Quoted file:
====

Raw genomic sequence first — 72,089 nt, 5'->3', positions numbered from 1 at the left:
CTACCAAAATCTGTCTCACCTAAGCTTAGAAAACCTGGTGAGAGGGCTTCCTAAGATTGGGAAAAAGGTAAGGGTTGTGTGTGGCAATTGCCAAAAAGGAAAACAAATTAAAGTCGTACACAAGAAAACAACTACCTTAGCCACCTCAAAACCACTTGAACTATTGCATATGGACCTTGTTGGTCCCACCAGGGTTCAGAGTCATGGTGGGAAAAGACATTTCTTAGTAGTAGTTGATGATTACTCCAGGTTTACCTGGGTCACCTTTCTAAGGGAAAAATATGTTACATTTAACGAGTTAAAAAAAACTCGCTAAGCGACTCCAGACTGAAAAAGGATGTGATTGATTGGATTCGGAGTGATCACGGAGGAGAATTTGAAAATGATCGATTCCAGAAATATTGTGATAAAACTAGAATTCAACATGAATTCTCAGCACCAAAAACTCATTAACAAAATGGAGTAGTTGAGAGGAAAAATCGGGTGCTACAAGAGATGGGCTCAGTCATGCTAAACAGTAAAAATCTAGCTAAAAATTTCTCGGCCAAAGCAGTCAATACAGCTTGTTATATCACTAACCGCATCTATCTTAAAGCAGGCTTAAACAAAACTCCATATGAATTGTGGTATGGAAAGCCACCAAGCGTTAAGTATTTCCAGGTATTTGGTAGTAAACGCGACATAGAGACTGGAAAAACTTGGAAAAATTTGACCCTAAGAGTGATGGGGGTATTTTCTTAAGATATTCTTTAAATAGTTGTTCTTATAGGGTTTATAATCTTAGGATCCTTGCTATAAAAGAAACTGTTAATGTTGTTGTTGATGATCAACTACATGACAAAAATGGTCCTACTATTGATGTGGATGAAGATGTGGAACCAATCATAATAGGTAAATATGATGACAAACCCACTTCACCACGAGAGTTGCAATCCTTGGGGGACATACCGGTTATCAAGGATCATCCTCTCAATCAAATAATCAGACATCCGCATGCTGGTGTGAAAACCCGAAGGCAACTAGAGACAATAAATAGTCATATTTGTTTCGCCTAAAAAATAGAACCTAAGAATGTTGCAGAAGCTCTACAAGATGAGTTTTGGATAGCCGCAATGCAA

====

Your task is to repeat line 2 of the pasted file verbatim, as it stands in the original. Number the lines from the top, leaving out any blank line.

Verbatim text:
CTACCAAAATCTGTCTCACCTAAGCTTAGAAAACCTGGTGAGAGGGCTTCCTAAGATTGGGAAAAAGGTAAGGGTTGTGTGTGGCAATTGCCAAAAAGGAAAACAAATTAAAGTCGTACACAAGAAAACAACTACCTTAGCCACCTCAAAACCACTTGAACTATTGCATATGGACCTTGTTGGTCCCACCAGGGTTCAGAGTCATGGTGGGAAAAGACATTTCTTAGTAGTAGTTGATGATTACTCCAGGTTTACCTGGGTCACCTTTCTAAGGGAAAAATATGTTACATTTAACGAGTTAAAAAAAACTCGCTAAGCGACTCCAGACTGAAAAAGGATGTGATTGATTGGATTCGGAGTGATCACGGAGGAGAATTTGAAAATGATCGATTCCAGAAATATTGTGATAAAACTAGAATTCAACATGAATTCTCAGCACCAAAAACTCATTAACAAAATGGAGTAGTTGAGAGGAAAAATCGGGTGCTACAAGAGATGGGCTCAGTCATGCTAAACAGTAAAAATCTAGCTAAAAATTTCTCGGCCAAAGCAGTCAATACAGCTTGTTATATCACTAACCGCATCTATCTTAAAGCAGGCTTAAACAAAACTCCATATGAATTGTGGTATGGAAAGCCACCAAGCGTTAAGTATTTCCAGGTATTTGGTAGTAAACGCGACATAGAGACTGGAAAAACTTGGAAAAATTTGACCCTAAGAGTGATGGGGGTATTTTCTTAAGATATTCTTTAAATAGTTGTTCTTATAGGGTTTATAATCTTAGGATCCTTGCTATAAAAGAAACTGTTAATGTTGTTGTTGATGATCAACTACATGACAAAAATGGTCCTACTATTGATGTGGATGAAGATGTGGAACCAATCATAATAGGTAAATATGATGACAAACCCACTTCACCACGAGAGTTGCAATCCTTGGGGGACATACCGGTTATCAAGGATCATCCTCTCAATCAAATAATCAGACATCCGCATGCTGGTGTGAAAACCCGAAGGCAACTAGAGACAATAAATAGTCATATTTGTTTCGCCTAAAAAATAGAACCTAAGAATGTTGCAGAAGCTCTACAAGATGAGTTTTGGATAGCCGCAATGCAA